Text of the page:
A Beijing insider told a media partner to The Epoch Times on Sept. 20 that Hu Jintao was surprised or shocked by the recent violent anti-Japanese demonstrations, and that Beijing may be mounting an investigation about the matter.
“Hu holds that the demonstrations caused by the Senkaku Islands dispute have been exploited to stir up internal unrest,” the insider told New Epoch Weekly, a magazine that is a partner to The Epoch Times.
On Sept. 18, the 81st anniversary of the “Mukden Incident,” which Japan used as an excuse to invade China in 1931, Chinese from nearly 100 cities paraded the streets, carrying the same Mao Zedong portraits and banners with slogans whose language and tone is redolent of the Cultural Revolution.
Banners with the slogans “Senkaku Islands belong to China, and Bo Xilai belongs to the people” were used in some cities.
In other places fires were lit, car dealerships burnt down, restaurants destroyed, and Japanese stores looted.
Netizens identified a number of the protest leaders as Party officials or police, raising concerns that the protests in some cases were not spontaneous, but organized with a purpose.
“Whether the politics and law system is implicated in the string of violence is being investigated, but it seems Beijing authorities have obtained some evidence,” the insider told New Epoch Weekly.
Zhou Yongkang, the head of the Political and Legislative Committee, which oversees what the insider referred to as the “politics and law system,” is thought to have been involved in organizing the protests from behind the scenes, the insider said.
“If it is true, the consensus in the CCP that Zhou Yongkang will step down smoothly will be changed,” the individual said, meaning that Zhou could face some form of discipline depending on the outcome of the investigation.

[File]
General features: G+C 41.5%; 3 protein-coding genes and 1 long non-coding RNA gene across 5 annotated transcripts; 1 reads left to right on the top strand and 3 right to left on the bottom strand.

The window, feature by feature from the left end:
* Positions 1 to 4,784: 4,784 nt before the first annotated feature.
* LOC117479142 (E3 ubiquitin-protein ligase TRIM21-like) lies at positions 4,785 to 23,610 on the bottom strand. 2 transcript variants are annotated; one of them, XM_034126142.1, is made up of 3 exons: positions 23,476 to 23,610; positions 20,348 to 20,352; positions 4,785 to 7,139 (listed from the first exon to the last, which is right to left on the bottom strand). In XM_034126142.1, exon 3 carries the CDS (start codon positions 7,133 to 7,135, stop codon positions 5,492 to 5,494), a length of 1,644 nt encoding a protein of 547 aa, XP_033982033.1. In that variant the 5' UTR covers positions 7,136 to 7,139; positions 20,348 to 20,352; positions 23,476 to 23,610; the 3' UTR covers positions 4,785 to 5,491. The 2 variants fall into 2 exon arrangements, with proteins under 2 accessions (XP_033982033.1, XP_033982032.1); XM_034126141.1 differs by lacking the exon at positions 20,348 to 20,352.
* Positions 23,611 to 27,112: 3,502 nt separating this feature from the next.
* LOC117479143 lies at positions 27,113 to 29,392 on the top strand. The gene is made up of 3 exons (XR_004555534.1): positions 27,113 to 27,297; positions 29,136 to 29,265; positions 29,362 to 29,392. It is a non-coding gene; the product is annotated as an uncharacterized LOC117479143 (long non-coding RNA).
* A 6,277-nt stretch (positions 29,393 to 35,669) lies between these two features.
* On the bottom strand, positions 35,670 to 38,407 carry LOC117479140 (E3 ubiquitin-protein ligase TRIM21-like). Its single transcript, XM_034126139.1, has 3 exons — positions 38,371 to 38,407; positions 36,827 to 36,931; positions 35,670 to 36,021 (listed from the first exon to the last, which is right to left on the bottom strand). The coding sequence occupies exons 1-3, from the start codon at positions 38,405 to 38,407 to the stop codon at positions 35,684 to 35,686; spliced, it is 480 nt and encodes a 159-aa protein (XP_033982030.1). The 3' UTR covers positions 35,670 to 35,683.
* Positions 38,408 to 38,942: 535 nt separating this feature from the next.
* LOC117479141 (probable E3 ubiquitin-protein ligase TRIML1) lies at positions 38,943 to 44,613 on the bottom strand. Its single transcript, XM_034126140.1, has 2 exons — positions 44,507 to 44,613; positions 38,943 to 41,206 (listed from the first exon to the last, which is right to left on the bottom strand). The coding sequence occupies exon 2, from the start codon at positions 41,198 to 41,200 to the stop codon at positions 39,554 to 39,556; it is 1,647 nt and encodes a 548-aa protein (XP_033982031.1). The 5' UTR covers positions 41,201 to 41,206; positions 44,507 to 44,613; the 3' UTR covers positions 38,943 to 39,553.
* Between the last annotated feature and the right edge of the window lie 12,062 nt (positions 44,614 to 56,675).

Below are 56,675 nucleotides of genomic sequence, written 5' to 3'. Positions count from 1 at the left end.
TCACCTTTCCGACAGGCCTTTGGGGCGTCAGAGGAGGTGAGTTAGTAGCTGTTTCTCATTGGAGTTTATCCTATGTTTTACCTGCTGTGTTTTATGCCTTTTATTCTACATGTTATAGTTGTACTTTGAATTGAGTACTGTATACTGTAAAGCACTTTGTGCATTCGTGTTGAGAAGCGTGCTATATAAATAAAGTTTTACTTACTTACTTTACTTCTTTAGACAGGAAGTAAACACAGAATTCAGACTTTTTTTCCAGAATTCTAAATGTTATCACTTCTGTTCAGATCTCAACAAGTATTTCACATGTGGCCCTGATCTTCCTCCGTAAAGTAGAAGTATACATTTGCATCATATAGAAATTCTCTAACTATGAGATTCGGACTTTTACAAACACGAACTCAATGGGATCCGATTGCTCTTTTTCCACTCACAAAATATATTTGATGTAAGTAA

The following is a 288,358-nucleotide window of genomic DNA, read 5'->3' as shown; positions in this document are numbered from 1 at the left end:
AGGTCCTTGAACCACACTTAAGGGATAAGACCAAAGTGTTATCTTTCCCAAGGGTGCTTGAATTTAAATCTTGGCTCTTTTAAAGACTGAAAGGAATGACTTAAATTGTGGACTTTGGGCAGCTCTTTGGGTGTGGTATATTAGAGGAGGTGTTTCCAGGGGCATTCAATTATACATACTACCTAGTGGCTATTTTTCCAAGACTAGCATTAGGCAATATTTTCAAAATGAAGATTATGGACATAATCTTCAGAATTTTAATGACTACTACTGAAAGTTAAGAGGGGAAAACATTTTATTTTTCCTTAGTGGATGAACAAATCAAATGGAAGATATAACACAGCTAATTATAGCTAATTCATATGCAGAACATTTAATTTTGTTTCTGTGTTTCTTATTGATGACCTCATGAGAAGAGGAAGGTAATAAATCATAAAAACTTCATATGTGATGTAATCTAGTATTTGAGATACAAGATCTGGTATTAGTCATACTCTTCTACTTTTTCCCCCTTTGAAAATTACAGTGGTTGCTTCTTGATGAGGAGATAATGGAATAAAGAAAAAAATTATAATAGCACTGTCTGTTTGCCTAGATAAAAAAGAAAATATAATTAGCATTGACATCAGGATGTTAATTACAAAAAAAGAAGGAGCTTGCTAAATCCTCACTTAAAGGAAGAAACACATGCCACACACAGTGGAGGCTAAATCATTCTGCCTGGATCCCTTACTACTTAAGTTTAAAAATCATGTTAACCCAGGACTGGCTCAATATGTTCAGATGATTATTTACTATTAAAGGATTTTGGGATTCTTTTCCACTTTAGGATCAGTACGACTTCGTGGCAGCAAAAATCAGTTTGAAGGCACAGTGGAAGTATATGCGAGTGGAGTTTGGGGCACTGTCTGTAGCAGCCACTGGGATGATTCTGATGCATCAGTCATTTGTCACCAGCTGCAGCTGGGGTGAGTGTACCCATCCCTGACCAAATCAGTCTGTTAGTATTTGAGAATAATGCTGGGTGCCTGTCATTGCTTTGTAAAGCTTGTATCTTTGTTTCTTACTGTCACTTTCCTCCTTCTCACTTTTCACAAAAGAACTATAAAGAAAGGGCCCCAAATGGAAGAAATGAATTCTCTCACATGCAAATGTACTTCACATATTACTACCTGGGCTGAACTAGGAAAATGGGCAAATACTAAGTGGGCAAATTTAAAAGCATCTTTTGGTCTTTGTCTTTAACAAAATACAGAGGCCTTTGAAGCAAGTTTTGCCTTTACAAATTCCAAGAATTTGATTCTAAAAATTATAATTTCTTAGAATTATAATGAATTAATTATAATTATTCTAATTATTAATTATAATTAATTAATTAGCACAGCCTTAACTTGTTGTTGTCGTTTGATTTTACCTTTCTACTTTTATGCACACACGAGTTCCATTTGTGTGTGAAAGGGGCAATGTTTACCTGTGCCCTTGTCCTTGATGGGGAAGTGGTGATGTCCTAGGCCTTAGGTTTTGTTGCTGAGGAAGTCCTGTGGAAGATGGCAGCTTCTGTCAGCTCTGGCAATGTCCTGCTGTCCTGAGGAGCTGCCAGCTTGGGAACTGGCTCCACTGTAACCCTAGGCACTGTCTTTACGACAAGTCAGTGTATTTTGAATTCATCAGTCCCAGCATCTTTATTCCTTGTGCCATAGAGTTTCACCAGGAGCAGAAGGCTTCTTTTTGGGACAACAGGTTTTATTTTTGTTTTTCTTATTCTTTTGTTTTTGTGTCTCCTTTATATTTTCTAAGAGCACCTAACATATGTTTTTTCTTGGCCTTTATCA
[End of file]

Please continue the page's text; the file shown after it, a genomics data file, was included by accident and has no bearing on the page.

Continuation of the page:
Another well informed source in Beijing told New Epoch Weekly that in the early stages of the Senkaku Islands conflict, many CCP military generals took a tough attitude on the matter, but later kept quiet after Xi Jinping asked them not to inflame tensions.
The second source added that after the 18th National Congress, a number of princelings, or sons of communist revolutionary figures, will join the Central Military Commission and take orders from Xi. Xi is ensuring that he is able to effectively conduct foreign policy with the United States and Japan, two key international relationships for China.
Editor’s Note: When Chongqing’s former top cop, Wang Lijun, fled for his life to the U.S. Consulate in Chengdu on Feb. 6, he set in motion a political storm that has not subsided. The battle behind the scenes turns on what stance officials take toward the persecution of Falun Gong. The faction with bloody hands—the officials former CCP head Jiang Zemin promoted in order to carry out the persecution—is seeking to avoid accountability for their crimes and to continue the campaign. Other officials are refusing to participate in the persecution any longer. Events present a clear choice to the officials and citizens of China, as well as people around the world: either support or oppose the persecution of Falun Gong. History will record the choice each person makes.
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